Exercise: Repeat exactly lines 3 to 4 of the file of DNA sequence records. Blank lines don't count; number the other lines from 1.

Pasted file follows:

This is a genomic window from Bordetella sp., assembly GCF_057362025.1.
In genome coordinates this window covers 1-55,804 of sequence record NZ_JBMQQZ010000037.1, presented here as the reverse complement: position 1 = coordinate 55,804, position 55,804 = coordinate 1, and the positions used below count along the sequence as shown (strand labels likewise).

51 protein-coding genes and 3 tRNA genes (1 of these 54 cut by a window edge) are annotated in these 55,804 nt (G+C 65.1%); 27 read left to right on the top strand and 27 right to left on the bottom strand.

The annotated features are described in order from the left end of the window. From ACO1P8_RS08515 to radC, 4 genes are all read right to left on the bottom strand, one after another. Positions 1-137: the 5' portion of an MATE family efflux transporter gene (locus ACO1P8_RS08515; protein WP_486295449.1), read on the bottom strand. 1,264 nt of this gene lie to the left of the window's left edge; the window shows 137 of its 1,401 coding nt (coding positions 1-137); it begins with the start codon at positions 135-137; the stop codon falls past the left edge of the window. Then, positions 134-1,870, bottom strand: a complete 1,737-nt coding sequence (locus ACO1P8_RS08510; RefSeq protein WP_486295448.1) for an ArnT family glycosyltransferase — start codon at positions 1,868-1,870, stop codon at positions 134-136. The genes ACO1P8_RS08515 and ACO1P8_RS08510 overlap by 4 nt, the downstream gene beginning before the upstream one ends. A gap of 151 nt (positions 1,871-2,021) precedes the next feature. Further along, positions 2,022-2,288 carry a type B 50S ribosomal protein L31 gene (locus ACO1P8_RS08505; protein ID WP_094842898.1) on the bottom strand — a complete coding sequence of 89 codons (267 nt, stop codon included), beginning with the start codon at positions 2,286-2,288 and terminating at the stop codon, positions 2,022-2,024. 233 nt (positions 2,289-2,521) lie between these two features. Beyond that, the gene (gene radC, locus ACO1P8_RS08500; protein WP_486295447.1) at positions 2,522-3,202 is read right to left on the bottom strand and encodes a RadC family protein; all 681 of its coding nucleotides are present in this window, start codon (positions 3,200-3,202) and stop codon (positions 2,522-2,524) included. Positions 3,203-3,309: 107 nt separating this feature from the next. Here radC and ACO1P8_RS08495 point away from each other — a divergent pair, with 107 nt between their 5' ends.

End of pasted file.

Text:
51 protein-coding genes and 3 tRNA genes (1 of these 54 cut by a window edge) are annotated in these 55,804 nt (G+C 65.1%); 27 read left to right on the top strand and 27 right to left on the bottom strand.

The annotated features are described in order from the left end of the window. From ACO1P8_RS08515 to radC, 4 genes are all read right to left on the bottom strand, one after another. Positions 1-137: the 5' portion of an MATE family efflux transporter gene (locus ACO1P8_RS08515; protein WP_486295449.1), read on the bottom strand. 1,264 nt of this gene lie to the left of the window's left edge; the window shows 137 of its 1,401 coding nt (coding positions 1-137); it begins with the start codon at positions 135-137; the stop codon falls past the left edge of the window. Then, positions 134-1,870, bottom strand: a complete 1,737-nt coding sequence (locus ACO1P8_RS08510; RefSeq protein WP_486295448.1) for an ArnT family glycosyltransferase — start codon at positions 1,868-1,870, stop codon at positions 134-136. The genes ACO1P8_RS08515 and ACO1P8_RS08510 overlap by 4 nt, the downstream gene beginning before the upstream one ends. A gap of 151 nt (positions 1,871-2,021) precedes the next feature. Further along, positions 2,022-2,288 carry a type B 50S ribosomal protein L31 gene (locus ACO1P8_RS08505; protein ID WP_094842898.1) on the bottom strand — a complete coding sequence of 89 codons (267 nt, stop codon included), beginning with the start codon at positions 2,286-2,288 and terminating at the stop codon, positions 2,022-2,024. 233 nt (positions 2,289-2,521) lie between these two features. Beyond that, the gene (gene radC, locus ACO1P8_RS08500; protein WP_486295447.1) at positions 2,522-3,202 is read right to left on the bottom strand and encodes a RadC family protein; all 681 of its coding nucleotides are present in this window, start codon (positions 3,200-3,202) and stop codon (positions 2,522-2,524) included. Positions 3,203-3,309: 107 nt separating this feature from the next. Here radC and ACO1P8_RS08495 point away from each other — a divergent pair, with 107 nt between their 5' ends.